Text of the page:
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Dr. King’s life, legacy recalled

Monday’s local tribute to Civil Rights leader Rev. Dr. Martin Luther King began with a march northward on MLK Drive in Ahoskie. Staff Photo by Cal Bryant

AHOSKIE — “An individual has not started living until he can rise above the narrow confines of his individualistic concerns to the broader concerns of all humanity.”-Rev. Dr. Martin Luther King Jr.

More than four decades after his death, Rev. Dr. Martin Luther King Jr. still speaks.

On Monday, Dr. King’s words were audible and his dream visible at the Rev. Dr. Martin Luther King Jr. March and Celebration held at the New Ahoskie Baptist Church. Coordinated by Ahoskie Alumnae Chapter of Delta Sigma Theta Sorority, Inc., the celebration was made possible through a $5,000 grant from the North Carolina Martin Luther King Jr. Commission.

The event featured a march along Dr. Martin Luther King Drive, music, praise dancers, speakers and the results of a Dr. King essay contest for young people.

The top three essay winners in the Dr. King essay contest were honored with education savings bonds for their work. In the essays, the contestants were asked to make a connection with Dr. King’s message and their lives.

Crystal Deloatch was recognized with a $500 education savings bond for her first place essay titled, “Keeping the Dream Alive,” which she was invited to share with those in attendance.

Deloatch said she wanted to be a person of peace who stands up for all races.

“There is a whole world of disadvantaged people who are still living in poverty, there are people who still discriminate and there are still people fighting for equal rights,” she said. “I believe there should be equality for all of God’s children.”

Desmond Gatling was presented with a $250 education savings bond for second place in the contest and third place winner Amber Moorings earned a $100 savings bond.

“We’re here because we want to bring people together; Dr. King believed in unity, peace, love and non-violence,” said Linda McNair-Moore with Delta Sigma Theta. “I must say that we’re glad with the Roanoke-Chowan community that we have gathered here today in peace, in love, in unity and togetherness. This is the beginning of a beginning. We hope and pray it won’t stop.”

New Ahoskie Baptist Pastor C. David Stackhouse, who served as the presiding officer, reminded the audience how Dr. King, in addition to his Civil Rights work, was a reverend as well.

“There’s no greater, eloquent voice that has ever pronounced the gospel, proclaimed the gospel than the Reverend Dr. Martin Luther King,” he said.

Rev. Thomas L. Walker, Senior Pastor of Ebenezer Baptist Church in Rocky Mount, was the featured speaker for the celebration. Introduced to the audience by District 5 State Representative Annie W. Mobley, Walker has been involved in several advocate groups as well as political and religious entities. He also is active in promoting prostate cancer awareness for men of all races.

At the beginning of his speech, Walker referenced to the Book of Hebrews, particularly the verse “Though he is dead, he speaks by faith.”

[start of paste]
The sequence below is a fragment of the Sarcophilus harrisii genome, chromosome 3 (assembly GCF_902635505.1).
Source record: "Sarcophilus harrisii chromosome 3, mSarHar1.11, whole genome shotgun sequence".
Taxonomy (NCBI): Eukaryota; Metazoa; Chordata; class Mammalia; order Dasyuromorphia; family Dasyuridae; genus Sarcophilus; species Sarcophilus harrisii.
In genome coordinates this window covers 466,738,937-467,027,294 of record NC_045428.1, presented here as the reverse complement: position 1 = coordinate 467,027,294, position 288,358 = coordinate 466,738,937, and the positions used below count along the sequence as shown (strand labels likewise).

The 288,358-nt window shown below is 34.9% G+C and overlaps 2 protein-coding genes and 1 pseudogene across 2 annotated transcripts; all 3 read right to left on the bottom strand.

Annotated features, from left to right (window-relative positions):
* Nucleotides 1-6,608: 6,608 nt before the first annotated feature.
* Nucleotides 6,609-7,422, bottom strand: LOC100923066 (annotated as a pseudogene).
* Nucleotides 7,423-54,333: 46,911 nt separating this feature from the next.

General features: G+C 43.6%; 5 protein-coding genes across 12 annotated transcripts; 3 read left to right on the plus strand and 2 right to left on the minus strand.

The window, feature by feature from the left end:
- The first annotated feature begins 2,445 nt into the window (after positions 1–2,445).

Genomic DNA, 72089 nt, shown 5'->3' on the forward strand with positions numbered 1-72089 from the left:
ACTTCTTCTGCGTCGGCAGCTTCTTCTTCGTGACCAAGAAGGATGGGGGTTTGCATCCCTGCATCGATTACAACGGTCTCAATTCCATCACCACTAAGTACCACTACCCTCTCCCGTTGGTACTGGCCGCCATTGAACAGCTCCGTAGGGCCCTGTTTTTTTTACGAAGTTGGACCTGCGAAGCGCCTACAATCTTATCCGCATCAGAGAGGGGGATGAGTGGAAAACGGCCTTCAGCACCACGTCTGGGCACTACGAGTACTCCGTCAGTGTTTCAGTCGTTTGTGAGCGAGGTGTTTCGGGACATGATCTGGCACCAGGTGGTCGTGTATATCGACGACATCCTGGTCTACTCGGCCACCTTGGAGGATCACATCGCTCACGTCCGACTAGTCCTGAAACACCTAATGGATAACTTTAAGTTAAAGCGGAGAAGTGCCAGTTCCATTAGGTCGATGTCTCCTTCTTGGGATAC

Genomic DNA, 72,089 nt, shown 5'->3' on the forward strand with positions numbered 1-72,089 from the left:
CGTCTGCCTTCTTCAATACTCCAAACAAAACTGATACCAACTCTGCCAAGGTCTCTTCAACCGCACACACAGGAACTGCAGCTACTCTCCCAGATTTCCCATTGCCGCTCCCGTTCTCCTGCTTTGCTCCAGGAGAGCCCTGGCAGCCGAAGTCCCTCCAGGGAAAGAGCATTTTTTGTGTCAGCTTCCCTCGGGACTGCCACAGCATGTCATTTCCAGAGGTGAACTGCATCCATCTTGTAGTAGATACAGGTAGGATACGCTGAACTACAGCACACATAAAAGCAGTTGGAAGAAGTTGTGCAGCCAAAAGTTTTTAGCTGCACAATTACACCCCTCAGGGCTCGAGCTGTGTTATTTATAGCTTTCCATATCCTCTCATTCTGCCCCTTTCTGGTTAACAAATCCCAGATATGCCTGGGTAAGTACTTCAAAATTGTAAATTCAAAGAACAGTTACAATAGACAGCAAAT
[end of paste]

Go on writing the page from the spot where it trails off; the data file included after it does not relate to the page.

“Dr. King is dead, but he’s still speaking, and Lord knows we need to hear from him,” said Walker.

Walker spoke of the important balance of a good education and good parenting.

“There was a time when it was against the law for us (blacks) to read and to write,” he said. “That’s because the man knew that the reader is a leader; that a writing man is a read man; that education is power.”

Walker said he hoped people would not forget the value of an education.

Walker noted a few of Dr. King’s books including, “Stride Toward Freedom” (1958), in which, according to Walker, King wrote about persistence and determination in order to acquire freedom. Walker referred to 1963 when King questioned people’s desire for a “promissory note” on freedom.

“He raised the question, ‘Why should we wait’,” said Walker.

Noting the changes over the past years, including the election of President Barack Obama, Walker asked the question what would Dr. King think about the current time.

“Martin would have a lot to say about America and about us right now,” he said. “What would Martin say to our children? He would say precisely what Crystal (Deloatch) said a few moments ago, that you need to strive to get education, but you need to know that character must go along with that.”

Walker continued that the late civil rights leader would discourage young people from hanging around the wrong crowd.

“You’ve got folks that would criticize you for being progressive,” he said. “And I’ve never seen any thing like these young people, where our society has gotten to the point where you’re embarrassed for doing good.”

Walker said there should be no shame in doing good and that the devil will orchestrate all kinds of ways to enslave people.

“You can be enslaved by your peers, who have no set agenda,” he said. “You are not wicked if you wear your pants up.”

Walker said Satan has a hold on young people and that the community needed to know “it’s always right to do right.”

“You have power if you dare to be different,” he said. “Don’t ever worry about being like everybody else; just be where God wants you to be.”